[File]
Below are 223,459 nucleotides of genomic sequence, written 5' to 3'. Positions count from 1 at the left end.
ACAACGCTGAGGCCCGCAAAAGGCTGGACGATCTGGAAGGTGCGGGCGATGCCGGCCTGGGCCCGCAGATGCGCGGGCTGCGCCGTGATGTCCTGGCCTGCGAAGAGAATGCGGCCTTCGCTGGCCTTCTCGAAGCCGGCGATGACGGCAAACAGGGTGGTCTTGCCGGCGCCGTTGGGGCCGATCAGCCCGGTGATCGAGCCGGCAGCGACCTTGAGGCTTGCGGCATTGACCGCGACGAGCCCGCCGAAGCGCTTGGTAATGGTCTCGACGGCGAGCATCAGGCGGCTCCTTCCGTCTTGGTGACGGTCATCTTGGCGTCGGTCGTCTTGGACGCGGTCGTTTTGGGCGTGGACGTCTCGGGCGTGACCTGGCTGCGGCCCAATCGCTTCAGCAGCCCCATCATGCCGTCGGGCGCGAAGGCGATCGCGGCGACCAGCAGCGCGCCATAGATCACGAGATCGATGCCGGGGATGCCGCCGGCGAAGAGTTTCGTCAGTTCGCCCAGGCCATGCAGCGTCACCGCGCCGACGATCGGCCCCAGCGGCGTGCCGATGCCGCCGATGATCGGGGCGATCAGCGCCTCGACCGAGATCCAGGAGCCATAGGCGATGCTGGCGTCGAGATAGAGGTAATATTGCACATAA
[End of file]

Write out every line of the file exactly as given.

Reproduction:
Below are 223,459 nucleotides of genomic sequence, written 5' to 3'. Positions count from 1 at the left end.
ACAACGCTGAGGCCCGCAAAAGGCTGGACGATCTGGAAGGTGCGGGCGATGCCGGCCTGGGCCCGCAGATGCGCGGGCTGCGCCGTGATGTCCTGGCCTGCGAAGAGAATGCGGCCTTCGCTGGCCTTCTCGAAGCCGGCGATGACGGCAAACAGGGTGGTCTTGCCGGCGCCGTTGGGGCCGATCAGCCCGGTGATCGAGCCGGCAGCGACCTTGAGGCTTGCGGCATTGACCGCGACGAGCCCGCCGAAGCGCTTGGTAATGGTCTCGACGGCGAGCATCAGGCGGCTCCTTCCGTCTTGGTGACGGTCATCTTGGCGTCGGTCGTCTTGGACGCGGTCGTTTTGGGCGTGGACGTCTCGGGCGTGACCTGGCTGCGGCCCAATCGCTTCAGCAGCCCCATCATGCCGTCGGGCGCGAAGGCGATCGCGGCGACCAGCAGCGCGCCATAGATCACGAGATCGATGCCGGGGATGCCGCCGGCGAAGAGTTTCGTCAGTTCGCCCAGGCCATGCAGCGTCACCGCGCCGACGATCGGCCCCAGCGGCGTGCCGATGCCGCCGATGATCGGGGCGATCAGCGCCTCGACCGAGATCCAGGAGCCATAGGCGATGCTGGCGTCGAGATAGAGGTAATATTGCACATAA